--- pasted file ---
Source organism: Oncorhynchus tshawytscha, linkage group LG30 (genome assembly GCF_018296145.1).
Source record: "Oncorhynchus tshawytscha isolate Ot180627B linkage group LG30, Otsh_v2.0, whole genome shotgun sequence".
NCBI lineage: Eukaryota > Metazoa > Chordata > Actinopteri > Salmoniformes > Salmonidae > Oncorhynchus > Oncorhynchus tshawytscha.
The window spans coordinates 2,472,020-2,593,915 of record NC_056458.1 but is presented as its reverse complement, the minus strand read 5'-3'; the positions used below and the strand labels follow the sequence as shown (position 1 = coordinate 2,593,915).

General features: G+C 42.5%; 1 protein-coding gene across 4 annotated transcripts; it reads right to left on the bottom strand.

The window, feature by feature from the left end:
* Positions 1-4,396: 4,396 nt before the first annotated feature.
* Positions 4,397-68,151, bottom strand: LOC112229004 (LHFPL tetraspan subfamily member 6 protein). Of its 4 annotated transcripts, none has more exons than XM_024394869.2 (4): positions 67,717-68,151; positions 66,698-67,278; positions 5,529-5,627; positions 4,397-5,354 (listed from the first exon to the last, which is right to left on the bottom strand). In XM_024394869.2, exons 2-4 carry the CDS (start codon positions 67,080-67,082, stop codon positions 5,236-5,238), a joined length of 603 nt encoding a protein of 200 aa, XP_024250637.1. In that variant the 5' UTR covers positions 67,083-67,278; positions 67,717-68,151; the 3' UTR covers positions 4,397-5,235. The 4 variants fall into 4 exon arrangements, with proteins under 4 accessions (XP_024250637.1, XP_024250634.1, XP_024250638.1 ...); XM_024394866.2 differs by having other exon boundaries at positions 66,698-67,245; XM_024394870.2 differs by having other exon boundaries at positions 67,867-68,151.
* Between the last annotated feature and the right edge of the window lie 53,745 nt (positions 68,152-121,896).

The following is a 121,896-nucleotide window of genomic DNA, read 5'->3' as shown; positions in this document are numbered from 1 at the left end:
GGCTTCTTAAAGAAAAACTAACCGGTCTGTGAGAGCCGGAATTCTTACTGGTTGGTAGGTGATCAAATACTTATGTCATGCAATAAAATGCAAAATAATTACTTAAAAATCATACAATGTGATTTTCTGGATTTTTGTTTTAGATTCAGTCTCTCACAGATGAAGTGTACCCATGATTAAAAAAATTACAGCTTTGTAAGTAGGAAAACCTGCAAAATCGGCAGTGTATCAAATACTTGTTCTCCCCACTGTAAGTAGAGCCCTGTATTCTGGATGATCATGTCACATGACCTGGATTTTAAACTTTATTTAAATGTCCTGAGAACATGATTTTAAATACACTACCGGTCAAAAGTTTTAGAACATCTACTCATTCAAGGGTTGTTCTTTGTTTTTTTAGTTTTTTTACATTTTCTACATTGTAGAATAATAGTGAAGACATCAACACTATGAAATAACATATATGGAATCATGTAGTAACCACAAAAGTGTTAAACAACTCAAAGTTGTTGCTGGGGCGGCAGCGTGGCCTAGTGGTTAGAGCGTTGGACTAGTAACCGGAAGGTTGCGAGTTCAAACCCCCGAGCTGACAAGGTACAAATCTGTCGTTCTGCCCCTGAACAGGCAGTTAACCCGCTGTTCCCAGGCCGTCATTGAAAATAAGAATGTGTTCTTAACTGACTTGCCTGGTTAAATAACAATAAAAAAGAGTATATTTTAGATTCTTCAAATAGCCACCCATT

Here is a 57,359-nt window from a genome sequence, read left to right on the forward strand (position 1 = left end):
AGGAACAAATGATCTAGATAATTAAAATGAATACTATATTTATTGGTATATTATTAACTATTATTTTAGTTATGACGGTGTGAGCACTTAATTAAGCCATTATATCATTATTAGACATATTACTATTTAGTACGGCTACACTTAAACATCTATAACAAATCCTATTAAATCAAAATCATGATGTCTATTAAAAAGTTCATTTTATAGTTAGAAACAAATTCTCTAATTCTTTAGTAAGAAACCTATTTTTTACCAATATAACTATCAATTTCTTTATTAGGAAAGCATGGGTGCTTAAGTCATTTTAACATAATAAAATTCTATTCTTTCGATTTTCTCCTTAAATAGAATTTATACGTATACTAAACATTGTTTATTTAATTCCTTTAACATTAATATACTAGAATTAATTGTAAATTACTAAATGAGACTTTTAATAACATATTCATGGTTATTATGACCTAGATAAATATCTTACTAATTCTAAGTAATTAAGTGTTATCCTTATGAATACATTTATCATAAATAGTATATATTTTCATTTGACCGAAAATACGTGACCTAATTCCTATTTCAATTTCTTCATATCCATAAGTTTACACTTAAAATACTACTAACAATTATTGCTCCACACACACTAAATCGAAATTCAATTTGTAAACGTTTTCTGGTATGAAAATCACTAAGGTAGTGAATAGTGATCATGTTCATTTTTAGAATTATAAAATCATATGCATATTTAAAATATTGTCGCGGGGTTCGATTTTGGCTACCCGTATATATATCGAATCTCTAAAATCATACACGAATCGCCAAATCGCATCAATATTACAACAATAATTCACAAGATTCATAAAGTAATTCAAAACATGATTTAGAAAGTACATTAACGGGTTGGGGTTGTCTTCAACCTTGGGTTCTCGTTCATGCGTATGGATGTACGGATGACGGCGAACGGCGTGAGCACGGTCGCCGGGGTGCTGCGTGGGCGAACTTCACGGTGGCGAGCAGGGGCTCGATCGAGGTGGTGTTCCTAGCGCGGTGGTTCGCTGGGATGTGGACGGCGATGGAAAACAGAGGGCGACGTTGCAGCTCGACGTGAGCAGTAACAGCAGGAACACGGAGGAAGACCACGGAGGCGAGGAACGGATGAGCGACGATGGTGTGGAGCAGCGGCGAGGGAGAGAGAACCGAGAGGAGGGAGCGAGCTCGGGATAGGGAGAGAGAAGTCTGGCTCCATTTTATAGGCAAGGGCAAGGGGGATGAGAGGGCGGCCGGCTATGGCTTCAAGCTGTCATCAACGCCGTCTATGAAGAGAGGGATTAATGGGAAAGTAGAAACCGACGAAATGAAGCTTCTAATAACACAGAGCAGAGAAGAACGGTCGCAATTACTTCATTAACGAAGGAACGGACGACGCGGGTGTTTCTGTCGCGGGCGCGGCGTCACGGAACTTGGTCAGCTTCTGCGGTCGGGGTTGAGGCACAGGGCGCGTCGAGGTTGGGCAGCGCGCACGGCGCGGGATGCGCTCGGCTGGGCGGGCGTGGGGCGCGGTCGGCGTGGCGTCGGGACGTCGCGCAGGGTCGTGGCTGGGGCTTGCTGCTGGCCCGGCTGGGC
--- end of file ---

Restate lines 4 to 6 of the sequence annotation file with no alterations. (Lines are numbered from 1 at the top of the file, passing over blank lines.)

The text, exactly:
The window spans coordinates 2,472,020-2,593,915 of record NC_056458.1 but is presented as its reverse complement, the minus strand read 5'-3'; the positions used below and the strand labels follow the sequence as shown (position 1 = coordinate 2,593,915).

General features: G+C 42.5%; 1 protein-coding gene across 4 annotated transcripts; it reads right to left on the bottom strand.

The window, feature by feature from the left end: